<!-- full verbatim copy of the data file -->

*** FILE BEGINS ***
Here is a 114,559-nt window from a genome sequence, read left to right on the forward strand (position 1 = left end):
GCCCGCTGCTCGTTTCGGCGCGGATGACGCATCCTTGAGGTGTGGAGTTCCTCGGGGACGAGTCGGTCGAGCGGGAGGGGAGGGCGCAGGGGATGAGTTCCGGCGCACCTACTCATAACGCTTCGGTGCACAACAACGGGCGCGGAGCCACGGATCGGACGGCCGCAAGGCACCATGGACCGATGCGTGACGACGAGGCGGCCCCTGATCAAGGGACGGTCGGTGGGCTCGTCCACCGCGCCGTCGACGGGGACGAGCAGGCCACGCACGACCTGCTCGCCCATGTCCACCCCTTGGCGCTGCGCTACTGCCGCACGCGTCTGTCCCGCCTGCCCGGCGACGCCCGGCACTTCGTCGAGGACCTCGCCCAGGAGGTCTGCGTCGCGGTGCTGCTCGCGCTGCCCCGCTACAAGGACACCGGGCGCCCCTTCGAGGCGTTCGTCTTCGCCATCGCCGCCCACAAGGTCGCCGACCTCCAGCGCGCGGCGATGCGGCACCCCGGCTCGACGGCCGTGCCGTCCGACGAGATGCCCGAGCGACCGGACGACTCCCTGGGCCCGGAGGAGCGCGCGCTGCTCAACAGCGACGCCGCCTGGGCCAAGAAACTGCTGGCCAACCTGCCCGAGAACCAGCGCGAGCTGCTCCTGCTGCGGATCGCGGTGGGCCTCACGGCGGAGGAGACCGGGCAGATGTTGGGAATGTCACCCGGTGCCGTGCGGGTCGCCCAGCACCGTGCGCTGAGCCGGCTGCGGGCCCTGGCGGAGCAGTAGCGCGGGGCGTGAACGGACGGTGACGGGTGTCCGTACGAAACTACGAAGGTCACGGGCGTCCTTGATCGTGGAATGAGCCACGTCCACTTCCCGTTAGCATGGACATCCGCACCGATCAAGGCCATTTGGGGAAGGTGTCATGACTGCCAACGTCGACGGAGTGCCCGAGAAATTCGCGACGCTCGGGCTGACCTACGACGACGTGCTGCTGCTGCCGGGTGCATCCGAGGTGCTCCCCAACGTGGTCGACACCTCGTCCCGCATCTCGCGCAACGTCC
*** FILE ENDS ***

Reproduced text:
Here is a 114,559-nt window from a genome sequence, read left to right on the forward strand (position 1 = left end):
GCCCGCTGCTCGTTTCGGCGCGGATGACGCATCCTTGAGGTGTGGAGTTCCTCGGGGACGAGTCGGTCGAGCGGGAGGGGAGGGCGCAGGGGATGAGTTCCGGCGCACCTACTCATAACGCTTCGGTGCACAACAACGGGCGCGGAGCCACGGATCGGACGGCCGCAAGGCACCATGGACCGATGCGTGACGACGAGGCGGCCCCTGATCAAGGGACGGTCGGTGGGCTCGTCCACCGCGCCGTCGACGGGGACGAGCAGGCCACGCACGACCTGCTCGCCCATGTCCACCCCTTGGCGCTGCGCTACTGCCGCACGCGTCTGTCCCGCCTGCCCGGCGACGCCCGGCACTTCGTCGAGGACCTCGCCCAGGAGGTCTGCGTCGCGGTGCTGCTCGCGCTGCCCCGCTACAAGGACACCGGGCGCCCCTTCGAGGCGTTCGTCTTCGCCATCGCCGCCCACAAGGTCGCCGACCTCCAGCGCGCGGCGATGCGGCACCCCGGCTCGACGGCCGTGCCGTCCGACGAGATGCCCGAGCGACCGGACGACTCCCTGGGCCCGGAGGAGCGCGCGCTGCTCAACAGCGACGCCGCCTGGGCCAAGAAACTGCTGGCCAACCTGCCCGAGAACCAGCGCGAGCTGCTCCTGCTGCGGATCGCGGTGGGCCTCACGGCGGAGGAGACCGGGCAGATGTTGGGAATGTCACCCGGTGCCGTGCGGGTCGCCCAGCACCGTGCGCTGAGCCGGCTGCGGGCCCTGGCGGAGCAGTAGCGCGGGGCGTGAACGGACGGTGACGGGTGTCCGTACGAAACTACGAAGGTCACGGGCGTCCTTGATCGTGGAATGAGCCACGTCCACTTCCCGTTAGCATGGACATCCGCACCGATCAAGGCCATTTGGGGAAGGTGTCATGACTGCCAACGTCGACGGAGTGCCCGAGAAATTCGCGACGCTCGGGCTGACCTACGACGACGTGCTGCTGCTGCCGGGTGCATCCGAGGTGCTCCCCAACGTGGTCGACACCTCGTCCCGCATCTCGCGCAACGTCC